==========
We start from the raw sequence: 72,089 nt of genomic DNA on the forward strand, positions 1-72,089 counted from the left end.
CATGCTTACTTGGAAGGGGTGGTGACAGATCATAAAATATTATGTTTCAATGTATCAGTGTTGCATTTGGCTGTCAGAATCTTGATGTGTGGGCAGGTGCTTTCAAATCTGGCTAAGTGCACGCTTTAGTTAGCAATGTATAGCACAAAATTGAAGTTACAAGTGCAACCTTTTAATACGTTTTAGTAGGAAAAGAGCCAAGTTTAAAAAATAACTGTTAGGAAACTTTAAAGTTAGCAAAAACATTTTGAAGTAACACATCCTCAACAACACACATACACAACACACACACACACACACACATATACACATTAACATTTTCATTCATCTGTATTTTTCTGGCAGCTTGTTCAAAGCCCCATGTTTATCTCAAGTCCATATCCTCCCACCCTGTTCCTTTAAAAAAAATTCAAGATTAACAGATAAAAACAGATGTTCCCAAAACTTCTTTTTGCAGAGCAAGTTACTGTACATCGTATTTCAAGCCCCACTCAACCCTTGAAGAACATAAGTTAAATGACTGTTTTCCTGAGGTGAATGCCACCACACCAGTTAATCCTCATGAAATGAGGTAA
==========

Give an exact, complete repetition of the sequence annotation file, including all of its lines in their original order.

We start from the raw sequence: 72,089 nt of genomic DNA on the forward strand, positions 1-72,089 counted from the left end.
CATGCTTACTTGGAAGGGGTGGTGACAGATCATAAAATATTATGTTTCAATGTATCAGTGTTGCATTTGGCTGTCAGAATCTTGATGTGTGGGCAGGTGCTTTCAAATCTGGCTAAGTGCACGCTTTAGTTAGCAATGTATAGCACAAAATTGAAGTTACAAGTGCAACCTTTTAATACGTTTTAGTAGGAAAAGAGCCAAGTTTAAAAAATAACTGTTAGGAAACTTTAAAGTTAGCAAAAACATTTTGAAGTAACACATCCTCAACAACACACATACACAACACACACACACACACACACATATACACATTAACATTTTCATTCATCTGTATTTTTCTGGCAGCTTGTTCAAAGCCCCATGTTTATCTCAAGTCCATATCCTCCCACCCTGTTCCTTTAAAAAAAATTCAAGATTAACAGATAAAAACAGATGTTCCCAAAACTTCTTTTTGCAGAGCAAGTTACTGTACATCGTATTTCAAGCCCCACTCAACCCTTGAAGAACATAAGTTAAATGACTGTTTTCCTGAGGTGAATGCCACCACACCAGTTAATCCTCATGAAATGAGGTAA